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Interventions Urgently Needed To Defend and Expand World Food Supply, as Emergencies Increase

March 31, 2020 (EIRNS)—Interventions are required to defend and expand world food output, given the impact of COVID-19. So far, measures are being announced from one place to another, but international coordination is urgent to organize on what food production to foster, and how to make certain food is available in emergency areas. These actions raise key principles about restoring people-serving economic practices, not the free-trade markets system, which was ready to blow out anyway, before the pandemic broke out. A few recent reports:

• In North America, Canada and the U.S.A. each announced financial support packages for farmers in the last week. Canada will make some $3.5 billion available to aid farmers. In the U.S., under the new CARES Act, signed March 27, there is to be some $40 billion replenishment for the Commodity Credit Corp. (CCC), the U.S. Department of Agriculture agency that can directly disburse aid to farmers. The CCC has made these disbursements over the last 18 months, in two rounds of “market facilitation” aid during the tariff conflict with China and others. Further, there is to be additional aid for livestock producers, buffeted hard, with herds and flocks to maintain.

Hog producers, for example, which supply restaurant chains, were deprived of buyers overnight, when eateries shut down. They face being wiped out. For cattle, a huge scandal has been revealed, with four major packers that control 85% of U.S. beef processing—Cargill, Tyson Foods, National Beef and JBS—making piracy-profits during the runs on supermarkets when national emergency was declared, but the cattlemen were stiffed. Beef prices to ranchers dropped 30% in recent months, though they have ticked up recently. Iowa’s Sen. Chuck Grassley (R) has called for an investigation. Tyson and others even made a CYA move last week, offering ranchers an extra $5 per 100 lbs ($50-$60 on a steer), just to be nice! But horror stories flood the whole of the cattle range, in which of producers are losing tens of thousands of dollars no matter what they do—auction, feed lot, packing plant.

Moreover, packer capacity itself is now in question, because of sick or absent workers. Meat packing is notorious for exploiting poor, undocumented migrant workers, who now are desperate for where they can go to find work.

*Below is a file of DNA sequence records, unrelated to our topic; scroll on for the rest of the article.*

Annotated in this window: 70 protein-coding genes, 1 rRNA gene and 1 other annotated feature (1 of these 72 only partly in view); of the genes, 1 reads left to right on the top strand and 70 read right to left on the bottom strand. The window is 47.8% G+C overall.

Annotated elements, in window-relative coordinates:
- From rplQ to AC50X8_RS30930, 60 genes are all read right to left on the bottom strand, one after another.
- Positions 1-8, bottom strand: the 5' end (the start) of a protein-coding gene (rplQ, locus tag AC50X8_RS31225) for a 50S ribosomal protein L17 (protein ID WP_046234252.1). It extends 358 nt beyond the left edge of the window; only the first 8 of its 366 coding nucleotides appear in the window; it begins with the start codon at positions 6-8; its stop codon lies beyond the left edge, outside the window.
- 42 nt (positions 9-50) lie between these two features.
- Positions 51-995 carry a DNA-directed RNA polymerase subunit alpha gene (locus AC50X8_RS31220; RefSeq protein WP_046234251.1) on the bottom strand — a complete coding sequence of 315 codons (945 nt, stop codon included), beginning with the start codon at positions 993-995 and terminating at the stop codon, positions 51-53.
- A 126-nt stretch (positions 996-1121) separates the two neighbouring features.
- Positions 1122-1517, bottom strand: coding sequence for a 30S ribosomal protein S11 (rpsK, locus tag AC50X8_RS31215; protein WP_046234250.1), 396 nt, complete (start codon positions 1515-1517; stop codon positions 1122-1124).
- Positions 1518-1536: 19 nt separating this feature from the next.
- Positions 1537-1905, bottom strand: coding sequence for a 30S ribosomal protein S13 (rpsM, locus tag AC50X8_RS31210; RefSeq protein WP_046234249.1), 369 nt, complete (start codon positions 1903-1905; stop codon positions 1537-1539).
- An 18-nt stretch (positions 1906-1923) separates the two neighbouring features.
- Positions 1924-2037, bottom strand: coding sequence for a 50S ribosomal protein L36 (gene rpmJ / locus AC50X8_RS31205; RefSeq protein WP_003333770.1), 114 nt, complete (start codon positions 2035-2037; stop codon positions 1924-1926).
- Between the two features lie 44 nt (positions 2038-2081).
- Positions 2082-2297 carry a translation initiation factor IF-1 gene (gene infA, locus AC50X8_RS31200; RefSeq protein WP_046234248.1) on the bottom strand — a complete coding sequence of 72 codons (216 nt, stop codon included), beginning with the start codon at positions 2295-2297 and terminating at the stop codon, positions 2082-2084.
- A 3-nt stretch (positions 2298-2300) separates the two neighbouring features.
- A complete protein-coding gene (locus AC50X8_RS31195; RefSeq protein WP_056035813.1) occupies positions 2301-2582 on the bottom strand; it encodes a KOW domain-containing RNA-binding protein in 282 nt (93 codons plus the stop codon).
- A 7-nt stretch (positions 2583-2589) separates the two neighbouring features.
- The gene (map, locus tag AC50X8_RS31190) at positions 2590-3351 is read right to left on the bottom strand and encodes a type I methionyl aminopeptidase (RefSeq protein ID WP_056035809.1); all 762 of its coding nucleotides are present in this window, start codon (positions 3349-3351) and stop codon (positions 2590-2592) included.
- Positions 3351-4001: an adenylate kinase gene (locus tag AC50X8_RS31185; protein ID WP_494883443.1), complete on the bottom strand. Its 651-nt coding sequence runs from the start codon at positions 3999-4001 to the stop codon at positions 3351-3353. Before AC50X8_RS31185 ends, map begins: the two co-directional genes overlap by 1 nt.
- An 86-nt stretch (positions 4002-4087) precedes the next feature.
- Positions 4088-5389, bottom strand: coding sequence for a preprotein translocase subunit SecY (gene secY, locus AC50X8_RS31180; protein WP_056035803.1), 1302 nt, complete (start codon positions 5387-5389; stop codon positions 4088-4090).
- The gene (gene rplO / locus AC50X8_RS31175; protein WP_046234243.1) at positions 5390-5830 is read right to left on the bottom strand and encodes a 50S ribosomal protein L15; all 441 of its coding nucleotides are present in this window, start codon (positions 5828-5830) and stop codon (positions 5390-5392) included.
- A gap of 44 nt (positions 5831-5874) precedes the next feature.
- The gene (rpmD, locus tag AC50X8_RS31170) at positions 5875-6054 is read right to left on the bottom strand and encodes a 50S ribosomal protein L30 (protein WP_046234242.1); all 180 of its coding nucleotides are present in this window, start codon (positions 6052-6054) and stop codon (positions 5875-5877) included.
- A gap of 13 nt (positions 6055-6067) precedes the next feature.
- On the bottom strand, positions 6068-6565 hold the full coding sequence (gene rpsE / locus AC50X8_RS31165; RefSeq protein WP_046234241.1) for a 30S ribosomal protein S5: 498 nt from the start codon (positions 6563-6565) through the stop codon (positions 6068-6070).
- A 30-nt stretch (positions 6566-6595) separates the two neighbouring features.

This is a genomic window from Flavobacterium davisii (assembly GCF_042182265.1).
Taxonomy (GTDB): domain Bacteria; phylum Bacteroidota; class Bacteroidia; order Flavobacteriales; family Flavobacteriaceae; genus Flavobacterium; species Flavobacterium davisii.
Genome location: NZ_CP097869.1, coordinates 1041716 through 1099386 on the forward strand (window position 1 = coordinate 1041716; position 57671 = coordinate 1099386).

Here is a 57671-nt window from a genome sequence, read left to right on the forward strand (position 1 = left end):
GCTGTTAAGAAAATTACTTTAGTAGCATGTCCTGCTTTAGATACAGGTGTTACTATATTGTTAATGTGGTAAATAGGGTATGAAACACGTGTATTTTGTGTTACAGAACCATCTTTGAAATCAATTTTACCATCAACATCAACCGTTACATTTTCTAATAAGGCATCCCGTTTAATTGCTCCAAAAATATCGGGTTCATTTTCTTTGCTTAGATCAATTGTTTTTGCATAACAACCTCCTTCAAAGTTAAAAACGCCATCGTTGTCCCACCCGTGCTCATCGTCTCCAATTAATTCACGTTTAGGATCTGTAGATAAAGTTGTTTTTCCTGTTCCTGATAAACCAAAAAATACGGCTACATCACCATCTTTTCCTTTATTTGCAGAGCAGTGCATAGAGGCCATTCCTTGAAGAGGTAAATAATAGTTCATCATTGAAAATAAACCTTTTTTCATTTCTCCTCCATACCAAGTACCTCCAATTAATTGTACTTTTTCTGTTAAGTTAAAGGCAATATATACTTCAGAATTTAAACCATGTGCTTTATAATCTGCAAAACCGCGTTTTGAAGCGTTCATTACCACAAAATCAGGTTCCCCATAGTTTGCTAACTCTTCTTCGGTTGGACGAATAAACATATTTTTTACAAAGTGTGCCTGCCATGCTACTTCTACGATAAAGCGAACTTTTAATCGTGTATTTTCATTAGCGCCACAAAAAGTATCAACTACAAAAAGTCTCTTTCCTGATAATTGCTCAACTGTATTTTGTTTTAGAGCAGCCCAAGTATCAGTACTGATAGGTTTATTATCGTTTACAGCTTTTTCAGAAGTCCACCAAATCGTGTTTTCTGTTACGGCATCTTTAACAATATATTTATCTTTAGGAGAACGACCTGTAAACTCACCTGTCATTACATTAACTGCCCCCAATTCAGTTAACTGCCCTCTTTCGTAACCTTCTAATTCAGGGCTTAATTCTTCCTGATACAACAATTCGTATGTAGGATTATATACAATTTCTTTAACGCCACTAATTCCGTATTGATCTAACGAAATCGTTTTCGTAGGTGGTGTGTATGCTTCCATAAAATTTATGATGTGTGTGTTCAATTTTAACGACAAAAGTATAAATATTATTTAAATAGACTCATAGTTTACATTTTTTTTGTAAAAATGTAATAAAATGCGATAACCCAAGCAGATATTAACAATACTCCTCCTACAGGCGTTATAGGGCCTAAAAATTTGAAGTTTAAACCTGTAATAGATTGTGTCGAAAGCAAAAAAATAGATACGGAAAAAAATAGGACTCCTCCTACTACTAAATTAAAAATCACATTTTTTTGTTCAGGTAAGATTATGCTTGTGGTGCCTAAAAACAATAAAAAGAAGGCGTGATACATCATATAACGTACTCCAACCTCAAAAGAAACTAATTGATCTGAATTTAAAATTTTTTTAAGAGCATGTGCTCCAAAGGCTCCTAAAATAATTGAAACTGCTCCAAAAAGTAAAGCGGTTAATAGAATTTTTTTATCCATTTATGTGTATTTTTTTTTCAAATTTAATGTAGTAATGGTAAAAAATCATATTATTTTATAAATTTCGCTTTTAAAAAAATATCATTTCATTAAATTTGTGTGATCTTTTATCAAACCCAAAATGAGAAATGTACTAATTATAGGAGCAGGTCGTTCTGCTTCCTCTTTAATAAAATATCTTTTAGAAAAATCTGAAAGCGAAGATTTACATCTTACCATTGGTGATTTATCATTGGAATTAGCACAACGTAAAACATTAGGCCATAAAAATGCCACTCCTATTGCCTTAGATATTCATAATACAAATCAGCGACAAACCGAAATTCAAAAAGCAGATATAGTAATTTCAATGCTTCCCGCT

Comparatively, bulk grains and oilseeds are very mechanized in cropping and milling, and less prone to disruption, but still not secure. U.S. corn-ethanol operations, with big interconnections to corn growers, are in crisis as gasoline prices have tanked.

Specialty crops, from orchards to citrus groves to field fruits and vegetables, are labor-intensive and very hard hit by labor and related disruption.

• Mexico has much labor-intensive, relatively high value fruits and vegetable (free-trade) sourcing, whose production is very affected by COVID-19.

The same vulnerability is also striking the Mediterranean countries, famous for their specialty agriculture production in Italy, Spain, Morocco, and Greece.

• India is in extreme emergency. The government exempted farmers from the March 24 three-week lockdown, but they need a large amount of help to keep up production, and to get food to the masses of poor and dislocated Indians now in lockdown. There is already hunger, suffering and death.

• In China, there are reports of concern to prevent any food scarcity, from various factors, which have to be addressed. The Hong Kong daily, South China Morning Post, with its own slant, plays up the question of soybeans, given that China relies on importing 80% of its soybean consumption for both animal feed and foodstuffs.

• Asia, in various places, is concerned over rice. March is rice harvest-time in Vietnam, the world’s third largest exporter, and the nation has topped up its own national security stockpile, ahead of exports. India and Thailand are the top two exporters, with India in the throes of the virus. There have been reports of hoarding. Hong Kong, Indonesia, and elsewhere, are very dependent on rice imports.

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